Review: In the Nothing by Nia Forrester

Screen Shot 2015-07-06 at 21.13.58Nia Forrester’s In the Nothing is one of those stories that sticks with you. This emotionally-charged story is set in Washington, DC and focuses on Trinity, a young woman temporarily living with her verbally abusive aunt and her disaffected cousin while she tries to figure out a better situation for herself. Trinity has been living with them since her mother died of AIDS and has had to deal with her aunt’s fluctuating moods and her cousin’s resentment. All Trinity wants is a better life and, when her aunt tells her one time too many that it’s time for her to look for a new place to stay, Trinity goes uptown and stumbles upon a job at a health food store called the Green Banana. There she meets the charismatic and sometimes very cruel Skylar, who pulls Trinity into her sphere and exposes her to a completely different kind of life.

All I can say is…WOW. In the Nothing shakes you and doesn’t let go. Trinity’s story is so riveting that you can’t help but feel empathy for her, even when she is doing things you wish she wouldn’t. And her cousin, Chanelle, who is silently struggling with depression yet has no way of dealing with it, has perhaps the most heartbreaking story. Her search for love doesn’t go as she’d planned but at the end of the day there is hope for her. And then there is Skylar–dynamic, spoiled, entitled Sklyar. We all know someone like her. She is a whirlwind of unnecessary drama and her bouts of generosity are almost always followed by thoughtless (and sometimes intentional) cruelty. We all know someone like her.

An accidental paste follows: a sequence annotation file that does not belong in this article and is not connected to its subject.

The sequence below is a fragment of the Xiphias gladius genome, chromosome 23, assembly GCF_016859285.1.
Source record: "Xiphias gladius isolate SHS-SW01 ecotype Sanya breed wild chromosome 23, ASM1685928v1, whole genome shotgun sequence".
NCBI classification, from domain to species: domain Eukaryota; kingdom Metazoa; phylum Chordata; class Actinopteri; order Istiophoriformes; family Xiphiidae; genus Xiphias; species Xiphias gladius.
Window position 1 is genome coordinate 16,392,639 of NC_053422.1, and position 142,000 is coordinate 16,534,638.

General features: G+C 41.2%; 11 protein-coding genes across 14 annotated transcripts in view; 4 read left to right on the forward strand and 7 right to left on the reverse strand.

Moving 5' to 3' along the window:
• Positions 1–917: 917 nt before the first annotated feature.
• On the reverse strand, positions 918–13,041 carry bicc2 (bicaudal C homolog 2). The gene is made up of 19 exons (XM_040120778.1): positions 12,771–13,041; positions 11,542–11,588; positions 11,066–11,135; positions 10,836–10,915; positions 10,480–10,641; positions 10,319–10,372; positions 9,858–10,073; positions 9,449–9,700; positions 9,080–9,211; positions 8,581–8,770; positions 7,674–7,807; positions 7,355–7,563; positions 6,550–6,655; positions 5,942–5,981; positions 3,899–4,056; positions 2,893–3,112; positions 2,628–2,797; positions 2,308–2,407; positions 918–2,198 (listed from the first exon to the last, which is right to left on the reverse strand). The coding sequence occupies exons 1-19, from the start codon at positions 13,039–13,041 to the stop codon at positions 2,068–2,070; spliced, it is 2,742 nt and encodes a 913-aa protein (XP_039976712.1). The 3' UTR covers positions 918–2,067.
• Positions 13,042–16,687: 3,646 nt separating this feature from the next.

One of the things that I really love about In the Nothing is how Nia handles this story of haves and have-nots. Too often, less-experienced writers simply portray the haves as being entitled whites without considering that entitlement is not simply relegated to whites. Having grown up in a working-class Philadelphia neighborhood and gone to school in a very diverse, affluent neighbourhood in downtown Philadelphia, I could relate to this story. Trinity and Chanelle’s uneasy relationship was almost too close to home for me–I understood Trinity’s desire for something more than the limitations her old neighbourhood represented and I understood Chanelle’s initial inability to realise that her fate was in her own hands.

Pure magic, Nia. Pure magic.

My rating?

5_Star

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